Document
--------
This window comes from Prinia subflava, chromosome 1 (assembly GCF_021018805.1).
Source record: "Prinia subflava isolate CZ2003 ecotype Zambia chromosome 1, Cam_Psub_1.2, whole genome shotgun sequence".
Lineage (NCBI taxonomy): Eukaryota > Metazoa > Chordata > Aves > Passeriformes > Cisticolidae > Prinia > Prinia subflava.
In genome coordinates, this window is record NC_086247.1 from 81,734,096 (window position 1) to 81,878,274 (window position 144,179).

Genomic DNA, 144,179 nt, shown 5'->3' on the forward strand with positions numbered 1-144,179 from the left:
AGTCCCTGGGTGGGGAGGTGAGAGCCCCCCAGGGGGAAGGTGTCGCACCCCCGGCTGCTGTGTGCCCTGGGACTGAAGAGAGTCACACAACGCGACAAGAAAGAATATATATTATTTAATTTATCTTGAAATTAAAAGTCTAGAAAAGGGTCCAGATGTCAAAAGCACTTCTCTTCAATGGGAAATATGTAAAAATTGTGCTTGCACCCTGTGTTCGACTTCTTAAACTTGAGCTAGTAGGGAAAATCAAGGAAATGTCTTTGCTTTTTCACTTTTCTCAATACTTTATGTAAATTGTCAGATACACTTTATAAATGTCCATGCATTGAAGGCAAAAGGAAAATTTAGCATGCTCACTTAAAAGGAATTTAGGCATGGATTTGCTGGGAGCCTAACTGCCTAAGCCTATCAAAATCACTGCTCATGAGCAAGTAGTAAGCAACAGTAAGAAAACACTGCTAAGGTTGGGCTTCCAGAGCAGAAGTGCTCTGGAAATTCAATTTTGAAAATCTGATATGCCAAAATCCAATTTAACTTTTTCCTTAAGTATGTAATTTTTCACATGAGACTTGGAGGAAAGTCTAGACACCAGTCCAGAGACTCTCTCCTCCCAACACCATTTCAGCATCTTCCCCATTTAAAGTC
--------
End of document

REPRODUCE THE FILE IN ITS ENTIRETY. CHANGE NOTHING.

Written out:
This window comes from Prinia subflava, chromosome 1 (assembly GCF_021018805.1).
Source record: "Prinia subflava isolate CZ2003 ecotype Zambia chromosome 1, Cam_Psub_1.2, whole genome shotgun sequence".
Lineage (NCBI taxonomy): Eukaryota > Metazoa > Chordata > Aves > Passeriformes > Cisticolidae > Prinia > Prinia subflava.
In genome coordinates, this window is record NC_086247.1 from 81,734,096 (window position 1) to 81,878,274 (window position 144,179).

Genomic DNA, 144,179 nt, shown 5'->3' on the forward strand with positions numbered 1-144,179 from the left:
AGTCCCTGGGTGGGGAGGTGAGAGCCCCCCAGGGGGAAGGTGTCGCACCCCCGGCTGCTGTGTGCCCTGGGACTGAAGAGAGTCACACAACGCGACAAGAAAGAATATATATTATTTAATTTATCTTGAAATTAAAAGTCTAGAAAAGGGTCCAGATGTCAAAAGCACTTCTCTTCAATGGGAAATATGTAAAAATTGTGCTTGCACCCTGTGTTCGACTTCTTAAACTTGAGCTAGTAGGGAAAATCAAGGAAATGTCTTTGCTTTTTCACTTTTCTCAATACTTTATGTAAATTGTCAGATACACTTTATAAATGTCCATGCATTGAAGGCAAAAGGAAAATTTAGCATGCTCACTTAAAAGGAATTTAGGCATGGATTTGCTGGGAGCCTAACTGCCTAAGCCTATCAAAATCACTGCTCATGAGCAAGTAGTAAGCAACAGTAAGAAAACACTGCTAAGGTTGGGCTTCCAGAGCAGAAGTGCTCTGGAAATTCAATTTTGAAAATCTGATATGCCAAAATCCAATTTAACTTTTTCCTTAAGTATGTAATTTTTCACATGAGACTTGGAGGAAAGTCTAGACACCAGTCCAGAGACTCTCTCCTCCCAACACCATTTCAGCATCTTCCCCATTTAAAGTC